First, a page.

Kimberly Ells, Author James Michener said, “It is one of the dismal characteristics of humanity that in any society there is an irreducible minimum of men and women who enjoy sadistic work and who would volunteer for it if the opportunity arose.”
This is exactly what happened in the case of the cold-blooded, police-induced death of George Floyd. The police officer kneeling on Mr. Floyd’s neck appeared to enjoy the power he was exerting over his handcuffed victim and the pain he was inflicting on him. The more the crowd called out the officer’s actions, the more he persisted in them. Sadistic is the perfect term to describe this police officer’s behavior: he found pleasure in the suffering of others.
The problem, of course, is that hordes of us have now adopted a sadistic stance ourselves instead of rejecting sadism totally. While thousands of peaceful, law-abiding, angry, heartbroken people gathered to protest the death of George Floyd, thousands of others co-opted the protests and embraced a regimen of sadistic work: the work of property destruction, senseless defacement, and indiscriminate violence. And they seemed to do it with relish. There appears to be no acknowledgement of the black lives lost in the riots, or the crushing damage done to minority livelihoods.
History has proven Michener morbidly correct that there will always be a devious knot of people who enjoy, encourage, and commit sadistic behavior. Some of these people are police officers. Some of them are millennials making bombs in their parents’ basements. Some are teachers—like my husband’s second grade teacher who made him pee while she was watching. These are the people we despise in movies and in real life. They are the storm troopers, the Miss Trenchbulls, the tyrannical bosses, the backstabbers, and the concentration camp guards of society.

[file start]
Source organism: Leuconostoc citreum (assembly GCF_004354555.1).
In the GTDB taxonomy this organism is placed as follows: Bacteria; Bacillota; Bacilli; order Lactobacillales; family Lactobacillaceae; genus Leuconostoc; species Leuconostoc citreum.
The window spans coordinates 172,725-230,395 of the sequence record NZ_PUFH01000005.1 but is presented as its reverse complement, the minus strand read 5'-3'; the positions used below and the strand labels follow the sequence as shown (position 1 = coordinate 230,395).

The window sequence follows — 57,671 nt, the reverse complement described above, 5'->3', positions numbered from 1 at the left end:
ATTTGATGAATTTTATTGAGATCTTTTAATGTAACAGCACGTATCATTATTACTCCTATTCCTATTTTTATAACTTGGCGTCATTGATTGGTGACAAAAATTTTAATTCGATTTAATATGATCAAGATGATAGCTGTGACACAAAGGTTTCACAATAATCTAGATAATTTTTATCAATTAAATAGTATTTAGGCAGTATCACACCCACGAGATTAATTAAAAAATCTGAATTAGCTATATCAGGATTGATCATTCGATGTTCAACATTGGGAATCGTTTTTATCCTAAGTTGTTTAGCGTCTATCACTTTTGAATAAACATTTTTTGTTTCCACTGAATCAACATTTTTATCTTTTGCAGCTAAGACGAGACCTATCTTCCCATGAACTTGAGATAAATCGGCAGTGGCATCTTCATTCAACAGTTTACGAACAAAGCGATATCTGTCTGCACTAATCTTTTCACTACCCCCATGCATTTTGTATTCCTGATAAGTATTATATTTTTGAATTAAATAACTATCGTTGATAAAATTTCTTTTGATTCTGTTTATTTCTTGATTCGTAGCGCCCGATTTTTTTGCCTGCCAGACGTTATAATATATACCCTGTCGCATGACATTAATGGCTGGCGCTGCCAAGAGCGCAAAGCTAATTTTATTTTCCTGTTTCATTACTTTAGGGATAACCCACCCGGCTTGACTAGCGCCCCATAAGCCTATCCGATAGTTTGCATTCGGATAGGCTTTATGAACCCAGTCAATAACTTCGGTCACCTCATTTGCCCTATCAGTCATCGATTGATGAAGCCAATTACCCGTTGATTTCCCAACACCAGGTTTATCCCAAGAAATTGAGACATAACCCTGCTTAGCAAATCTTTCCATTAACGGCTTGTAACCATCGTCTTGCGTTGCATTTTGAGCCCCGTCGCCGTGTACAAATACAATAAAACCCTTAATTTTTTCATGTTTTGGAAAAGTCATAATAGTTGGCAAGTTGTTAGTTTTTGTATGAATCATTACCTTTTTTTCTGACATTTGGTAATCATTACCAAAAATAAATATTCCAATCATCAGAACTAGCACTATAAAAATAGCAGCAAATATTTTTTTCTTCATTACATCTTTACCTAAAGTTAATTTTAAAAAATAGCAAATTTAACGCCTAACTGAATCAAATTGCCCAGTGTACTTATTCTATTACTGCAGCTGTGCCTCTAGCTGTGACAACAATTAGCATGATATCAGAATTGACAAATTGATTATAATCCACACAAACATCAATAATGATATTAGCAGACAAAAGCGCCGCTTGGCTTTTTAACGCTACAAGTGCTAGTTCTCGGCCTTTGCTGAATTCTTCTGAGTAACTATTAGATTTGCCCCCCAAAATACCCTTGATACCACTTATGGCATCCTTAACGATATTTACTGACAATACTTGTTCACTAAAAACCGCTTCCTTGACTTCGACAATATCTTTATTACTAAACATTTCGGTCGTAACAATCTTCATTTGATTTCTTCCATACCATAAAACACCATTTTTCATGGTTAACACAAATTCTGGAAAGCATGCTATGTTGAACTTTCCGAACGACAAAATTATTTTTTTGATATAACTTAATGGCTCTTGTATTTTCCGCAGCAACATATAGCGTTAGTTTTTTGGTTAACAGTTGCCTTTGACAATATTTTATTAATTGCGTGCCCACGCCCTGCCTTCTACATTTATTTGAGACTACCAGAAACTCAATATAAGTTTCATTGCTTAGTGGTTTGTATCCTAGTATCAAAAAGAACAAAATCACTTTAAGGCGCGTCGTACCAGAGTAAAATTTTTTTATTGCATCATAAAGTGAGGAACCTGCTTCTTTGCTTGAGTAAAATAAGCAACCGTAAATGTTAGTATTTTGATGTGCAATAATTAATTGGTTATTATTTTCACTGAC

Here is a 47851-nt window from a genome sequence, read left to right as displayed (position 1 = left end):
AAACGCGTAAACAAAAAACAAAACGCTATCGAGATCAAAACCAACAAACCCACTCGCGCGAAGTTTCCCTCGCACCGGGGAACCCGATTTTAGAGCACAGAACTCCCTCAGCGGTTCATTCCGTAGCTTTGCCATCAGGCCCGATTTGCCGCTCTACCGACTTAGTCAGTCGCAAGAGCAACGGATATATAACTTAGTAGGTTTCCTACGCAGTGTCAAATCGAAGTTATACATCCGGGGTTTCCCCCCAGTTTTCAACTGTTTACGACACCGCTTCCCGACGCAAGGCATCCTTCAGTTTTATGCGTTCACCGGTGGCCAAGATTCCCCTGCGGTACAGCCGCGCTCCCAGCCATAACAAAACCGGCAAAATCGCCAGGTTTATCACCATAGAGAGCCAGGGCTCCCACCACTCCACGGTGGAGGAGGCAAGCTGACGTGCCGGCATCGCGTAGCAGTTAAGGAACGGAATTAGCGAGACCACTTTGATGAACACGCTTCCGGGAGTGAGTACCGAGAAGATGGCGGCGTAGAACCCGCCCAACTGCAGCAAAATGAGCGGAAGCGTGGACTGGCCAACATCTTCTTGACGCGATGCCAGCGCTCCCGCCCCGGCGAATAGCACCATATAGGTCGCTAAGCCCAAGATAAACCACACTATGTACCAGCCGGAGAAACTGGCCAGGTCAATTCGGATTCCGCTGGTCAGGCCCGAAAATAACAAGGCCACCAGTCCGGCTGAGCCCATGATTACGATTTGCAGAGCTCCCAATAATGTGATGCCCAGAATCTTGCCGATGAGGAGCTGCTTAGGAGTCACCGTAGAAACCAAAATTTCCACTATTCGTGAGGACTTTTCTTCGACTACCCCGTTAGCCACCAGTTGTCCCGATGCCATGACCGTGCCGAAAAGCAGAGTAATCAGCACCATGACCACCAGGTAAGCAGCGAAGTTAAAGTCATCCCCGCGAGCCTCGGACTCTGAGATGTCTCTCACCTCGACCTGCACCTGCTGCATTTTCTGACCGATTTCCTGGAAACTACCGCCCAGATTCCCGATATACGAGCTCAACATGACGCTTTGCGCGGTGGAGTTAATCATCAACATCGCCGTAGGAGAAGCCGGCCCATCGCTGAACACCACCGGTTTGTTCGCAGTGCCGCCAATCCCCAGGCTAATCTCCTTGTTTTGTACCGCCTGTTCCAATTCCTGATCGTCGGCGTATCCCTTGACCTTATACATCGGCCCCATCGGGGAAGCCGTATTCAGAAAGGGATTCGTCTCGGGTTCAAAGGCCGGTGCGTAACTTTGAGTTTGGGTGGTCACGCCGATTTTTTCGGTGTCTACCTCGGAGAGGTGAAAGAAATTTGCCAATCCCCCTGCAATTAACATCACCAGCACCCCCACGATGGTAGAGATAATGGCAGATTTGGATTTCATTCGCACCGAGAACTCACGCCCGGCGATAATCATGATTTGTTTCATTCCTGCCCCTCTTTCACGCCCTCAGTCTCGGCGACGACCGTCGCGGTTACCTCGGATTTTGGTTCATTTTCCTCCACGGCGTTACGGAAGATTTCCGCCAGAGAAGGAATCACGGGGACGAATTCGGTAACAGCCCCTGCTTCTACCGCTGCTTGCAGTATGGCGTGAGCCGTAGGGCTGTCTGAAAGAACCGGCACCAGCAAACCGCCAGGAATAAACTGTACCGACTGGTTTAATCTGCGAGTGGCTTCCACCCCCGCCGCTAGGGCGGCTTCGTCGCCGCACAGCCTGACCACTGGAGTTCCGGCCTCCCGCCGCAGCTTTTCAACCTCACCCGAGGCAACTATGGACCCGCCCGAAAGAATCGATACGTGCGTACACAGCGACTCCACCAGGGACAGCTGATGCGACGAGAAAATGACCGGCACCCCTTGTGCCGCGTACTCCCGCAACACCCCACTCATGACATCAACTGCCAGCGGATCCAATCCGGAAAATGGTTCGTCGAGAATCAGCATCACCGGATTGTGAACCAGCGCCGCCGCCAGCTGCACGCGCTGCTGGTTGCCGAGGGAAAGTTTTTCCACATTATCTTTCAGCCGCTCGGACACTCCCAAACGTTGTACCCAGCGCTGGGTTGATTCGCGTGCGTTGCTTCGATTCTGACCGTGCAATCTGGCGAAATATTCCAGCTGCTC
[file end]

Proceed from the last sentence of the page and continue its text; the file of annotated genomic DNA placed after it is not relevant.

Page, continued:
Usually these people are relatively few and far between. However, the sadist mentality is infecting those otherwise not prone to it because it is currently being framed as the path to showing solidarity and achieving justice.
But justice does not exist in a lawless society filled with people hellbent on making other people suffer.
Milton Friedman asked the question: “How can we keep the government we create from becoming a Frankenstein that will destroy the very freedom we establish it to protect?” This question became increasingly poignant as governors and politicians rose up during the (suddenly irrelevant) COVID-19 pandemic in monster-like fashion, stalking after our most basic freedoms in the name of our health. But now as militant masses emerge in cities across the nation claiming the right to throw bricks, deface American monuments, and kill people in the name of justice, we must ask ourselves another question: “How can we keep ourselves from becoming a pack of raging Frankensteins that will destroy the very freedoms that sustain us?”
I heard one unhinged woman say that if one of her sons had been mercilessly killed like George Floyd was, of course she would be out rioting, screaming, and seeking bloody revenge. Screaming, yes. Demanding justice, yes. Rioting, burning, and killing? No. Even George Floyd’s own brother is condemning that lawless course of action. Retaliating in indiscriminate brutality is not the path to justice, peace, freedom, or reform. When tragic deaths occur, the families of those who unjustly die are outraged and heartbroken. But if they take to the streets marauding, destroying, and killing they are removed from free society and they become the very Frankenstein they detest.
If we want justice, we must continue to have laws and we must continue to have the means to enforce those laws. Rogue police officers should be removed long before their behavior escalates to killing an unarmed citizen. But deranged cries for “defunding the police”—as virtue-signaling celebrities and politicians are recklessly promoting—is the path to mass chaos and to crushing civilized life in the United States of America (which might be the very point.) If we kill the rule of law—and any means of enforcing it—in the name of atoning for George Floyd’s death, we will suffocate the Bill of Rights and surrender any semblance of human rights for any people of any color. We do not get justice by torpedoing our own justice system.
If the military and law enforcement entities of our country are reduced to rubble, we will soon all be crying, “We can’t breathe,” as the knees of emboldened, sadistic anarchists crush our necks.
Kimberly Ells is a policy advisor and the author of, The Invincible Family: Why the Global Campaign to Crush Motherhood and Fatherhood Can’t Win.